“Criminal exploitation of children and vulnerable adults is a geographically widespread form of harm that is a typical feature of county lines activity”

What is county lines?

County lines is the police term for urban gangs supplying drugs to suburban areas and market and coastal towns using dedicated mobile phone lines or “deal lines”.

The gang activity is highly associated with violence, drug dealing and exploitation; having a devastating impact on young people, vulnerable adults and local communities. Gangs will use children, and vulnerable people, to move drugs and money, criminally exploiting them (CCE); they will also seek to establish a base in target locations, typically taking over the homes of local vulnerable adults by force or coercion – this is referred to as ‘cuckooing’.

County lines is a major, cross-cutting issue involving and linking into:

  • drugs
  • violence/weapons
  • gang affiliation
  • criminal and sexual exploitation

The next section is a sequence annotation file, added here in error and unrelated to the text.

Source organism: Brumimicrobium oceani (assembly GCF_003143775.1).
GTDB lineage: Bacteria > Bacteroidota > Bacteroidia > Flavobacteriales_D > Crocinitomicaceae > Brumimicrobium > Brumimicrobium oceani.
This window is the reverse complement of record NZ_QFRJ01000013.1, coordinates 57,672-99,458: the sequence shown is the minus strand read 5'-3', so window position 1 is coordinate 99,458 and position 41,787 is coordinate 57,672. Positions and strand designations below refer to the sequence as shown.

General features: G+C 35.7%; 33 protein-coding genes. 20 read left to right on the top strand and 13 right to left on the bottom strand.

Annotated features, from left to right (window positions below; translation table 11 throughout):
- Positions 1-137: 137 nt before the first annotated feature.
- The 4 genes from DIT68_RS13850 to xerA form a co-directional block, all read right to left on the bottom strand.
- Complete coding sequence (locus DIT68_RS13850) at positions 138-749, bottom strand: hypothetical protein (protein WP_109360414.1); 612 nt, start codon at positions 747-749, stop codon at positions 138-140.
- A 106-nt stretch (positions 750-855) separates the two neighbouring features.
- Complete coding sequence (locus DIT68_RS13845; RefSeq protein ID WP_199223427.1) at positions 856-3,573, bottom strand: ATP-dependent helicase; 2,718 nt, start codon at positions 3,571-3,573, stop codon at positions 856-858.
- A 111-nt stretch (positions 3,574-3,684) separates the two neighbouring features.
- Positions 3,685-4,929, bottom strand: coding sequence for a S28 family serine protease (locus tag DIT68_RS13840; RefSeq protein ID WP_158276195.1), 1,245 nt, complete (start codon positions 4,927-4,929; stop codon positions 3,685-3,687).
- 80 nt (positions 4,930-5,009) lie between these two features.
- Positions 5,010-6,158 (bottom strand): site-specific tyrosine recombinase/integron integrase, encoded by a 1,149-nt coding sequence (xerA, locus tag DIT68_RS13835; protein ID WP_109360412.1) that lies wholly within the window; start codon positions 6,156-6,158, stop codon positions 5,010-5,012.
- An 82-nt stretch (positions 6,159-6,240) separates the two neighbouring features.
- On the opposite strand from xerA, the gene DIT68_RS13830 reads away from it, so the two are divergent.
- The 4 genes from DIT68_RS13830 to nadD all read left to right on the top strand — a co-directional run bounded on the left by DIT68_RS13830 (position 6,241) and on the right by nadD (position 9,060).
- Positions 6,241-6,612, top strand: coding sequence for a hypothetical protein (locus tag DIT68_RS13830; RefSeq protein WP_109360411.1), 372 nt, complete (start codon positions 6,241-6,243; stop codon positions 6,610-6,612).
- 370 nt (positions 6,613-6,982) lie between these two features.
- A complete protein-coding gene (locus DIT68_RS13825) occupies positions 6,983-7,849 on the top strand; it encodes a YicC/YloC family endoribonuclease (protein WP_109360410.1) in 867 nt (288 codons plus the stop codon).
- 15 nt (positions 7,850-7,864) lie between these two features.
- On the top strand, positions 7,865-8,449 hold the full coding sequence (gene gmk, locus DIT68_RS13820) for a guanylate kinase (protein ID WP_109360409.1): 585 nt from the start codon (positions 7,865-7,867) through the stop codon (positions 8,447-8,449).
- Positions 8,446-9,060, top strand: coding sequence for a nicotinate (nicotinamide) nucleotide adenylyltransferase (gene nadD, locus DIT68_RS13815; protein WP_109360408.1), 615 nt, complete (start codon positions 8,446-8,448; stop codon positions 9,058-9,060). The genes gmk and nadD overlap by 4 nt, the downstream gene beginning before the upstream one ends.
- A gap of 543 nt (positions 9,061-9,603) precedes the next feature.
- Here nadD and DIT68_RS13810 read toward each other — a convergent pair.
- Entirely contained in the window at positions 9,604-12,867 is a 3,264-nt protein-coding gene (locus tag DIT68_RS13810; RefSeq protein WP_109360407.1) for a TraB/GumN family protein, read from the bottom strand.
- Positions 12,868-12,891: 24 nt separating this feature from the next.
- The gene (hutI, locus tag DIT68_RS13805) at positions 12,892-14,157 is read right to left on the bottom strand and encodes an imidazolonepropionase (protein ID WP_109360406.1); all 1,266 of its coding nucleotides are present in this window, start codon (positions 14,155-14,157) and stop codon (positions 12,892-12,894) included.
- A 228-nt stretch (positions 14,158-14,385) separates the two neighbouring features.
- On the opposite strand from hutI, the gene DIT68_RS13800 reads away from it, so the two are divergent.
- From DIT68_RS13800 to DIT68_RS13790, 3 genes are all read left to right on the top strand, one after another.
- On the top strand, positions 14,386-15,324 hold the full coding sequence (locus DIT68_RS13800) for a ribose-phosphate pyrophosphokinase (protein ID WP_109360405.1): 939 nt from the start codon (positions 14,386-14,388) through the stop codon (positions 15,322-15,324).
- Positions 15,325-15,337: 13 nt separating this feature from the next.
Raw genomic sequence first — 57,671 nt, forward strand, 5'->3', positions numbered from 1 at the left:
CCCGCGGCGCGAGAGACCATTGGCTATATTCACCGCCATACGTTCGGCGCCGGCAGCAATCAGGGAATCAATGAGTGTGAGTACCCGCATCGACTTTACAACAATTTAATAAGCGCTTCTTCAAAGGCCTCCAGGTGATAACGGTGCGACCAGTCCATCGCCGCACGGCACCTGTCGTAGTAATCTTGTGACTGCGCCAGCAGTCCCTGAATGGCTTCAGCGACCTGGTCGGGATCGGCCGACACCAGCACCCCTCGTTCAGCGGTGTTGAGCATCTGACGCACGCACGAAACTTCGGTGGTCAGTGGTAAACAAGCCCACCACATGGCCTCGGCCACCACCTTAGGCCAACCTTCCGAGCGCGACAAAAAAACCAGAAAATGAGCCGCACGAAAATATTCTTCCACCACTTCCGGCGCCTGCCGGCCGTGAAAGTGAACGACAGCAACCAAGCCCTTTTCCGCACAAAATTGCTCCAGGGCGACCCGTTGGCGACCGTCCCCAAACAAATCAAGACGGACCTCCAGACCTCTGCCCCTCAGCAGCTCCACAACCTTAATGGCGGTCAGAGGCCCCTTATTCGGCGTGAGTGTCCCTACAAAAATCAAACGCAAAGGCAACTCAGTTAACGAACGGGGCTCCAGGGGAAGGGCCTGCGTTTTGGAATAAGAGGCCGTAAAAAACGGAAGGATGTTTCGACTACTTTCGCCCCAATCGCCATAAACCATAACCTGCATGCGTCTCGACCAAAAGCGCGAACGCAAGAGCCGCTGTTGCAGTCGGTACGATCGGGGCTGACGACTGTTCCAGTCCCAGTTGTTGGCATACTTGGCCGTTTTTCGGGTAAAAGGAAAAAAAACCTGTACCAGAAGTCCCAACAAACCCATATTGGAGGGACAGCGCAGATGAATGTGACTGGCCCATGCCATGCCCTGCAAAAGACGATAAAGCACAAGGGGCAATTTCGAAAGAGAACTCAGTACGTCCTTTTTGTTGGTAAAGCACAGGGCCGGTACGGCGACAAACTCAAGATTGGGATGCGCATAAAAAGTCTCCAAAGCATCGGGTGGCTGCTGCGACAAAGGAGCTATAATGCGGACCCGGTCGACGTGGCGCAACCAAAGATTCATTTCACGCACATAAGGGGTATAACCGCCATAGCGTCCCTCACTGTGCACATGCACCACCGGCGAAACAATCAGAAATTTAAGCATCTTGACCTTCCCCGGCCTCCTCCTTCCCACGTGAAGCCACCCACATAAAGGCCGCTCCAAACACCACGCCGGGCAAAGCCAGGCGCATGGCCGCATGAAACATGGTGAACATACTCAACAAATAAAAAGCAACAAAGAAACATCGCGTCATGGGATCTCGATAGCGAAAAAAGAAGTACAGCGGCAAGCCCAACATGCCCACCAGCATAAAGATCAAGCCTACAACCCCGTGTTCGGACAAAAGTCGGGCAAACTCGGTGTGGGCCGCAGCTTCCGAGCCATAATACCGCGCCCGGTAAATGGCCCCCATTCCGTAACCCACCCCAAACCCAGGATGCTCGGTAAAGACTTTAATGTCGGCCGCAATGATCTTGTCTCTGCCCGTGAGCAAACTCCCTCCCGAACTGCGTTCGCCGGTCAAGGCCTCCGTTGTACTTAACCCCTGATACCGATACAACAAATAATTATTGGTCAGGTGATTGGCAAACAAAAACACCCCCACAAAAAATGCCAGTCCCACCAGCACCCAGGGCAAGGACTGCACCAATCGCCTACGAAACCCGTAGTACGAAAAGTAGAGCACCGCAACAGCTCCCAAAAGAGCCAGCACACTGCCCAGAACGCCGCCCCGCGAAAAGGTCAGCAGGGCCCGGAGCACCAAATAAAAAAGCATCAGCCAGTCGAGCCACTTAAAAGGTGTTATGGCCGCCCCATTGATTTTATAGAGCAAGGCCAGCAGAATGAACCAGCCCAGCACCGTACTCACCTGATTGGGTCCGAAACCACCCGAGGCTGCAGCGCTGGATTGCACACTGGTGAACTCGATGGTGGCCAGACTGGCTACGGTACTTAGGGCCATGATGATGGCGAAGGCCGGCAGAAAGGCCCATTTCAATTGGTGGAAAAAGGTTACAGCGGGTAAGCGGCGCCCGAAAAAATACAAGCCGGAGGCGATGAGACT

• modern slavery
  • missing/trafficked
  • safeguarding risks

Who is vulnerable to county lines exploitation?

The national picture continues to develop but there are recorded cases of:

  • Children as young as 10 years old being exploited to courier drugs out of their local area
  • Both males and females being involved: av. age = 13-17 years old
  • Gangs targeting children not of the ‘stereotype’, perceiving likely to evade police detection.
  • Increased use of social media to make initial contact with children: ‘grooming’

Signs to look out for

Young people involved in county lines may exhibit some of the signs listed below, either as a member or as an associate of a gang dealing drugs. Any sudden changes in their lifestyle should be discussed with them.

  • Persistently going missing from school or home and/or being found out-of-area
  • Unexplained acquisition of money, clothes, or mobile phones
  • Excessive receipt of texts /phone calls
  • Relationships with controlling /older individuals or groups
  • Leaving home/care without explanation
  • Suspicion of physical assault/unexplained injuries
  • Carrying weapons
  • Significant decline in school results/performance
  • Gang association or isolation from peers or social networks
  • Self-harm or significant changes in emotional well-being

What to do if you are concerned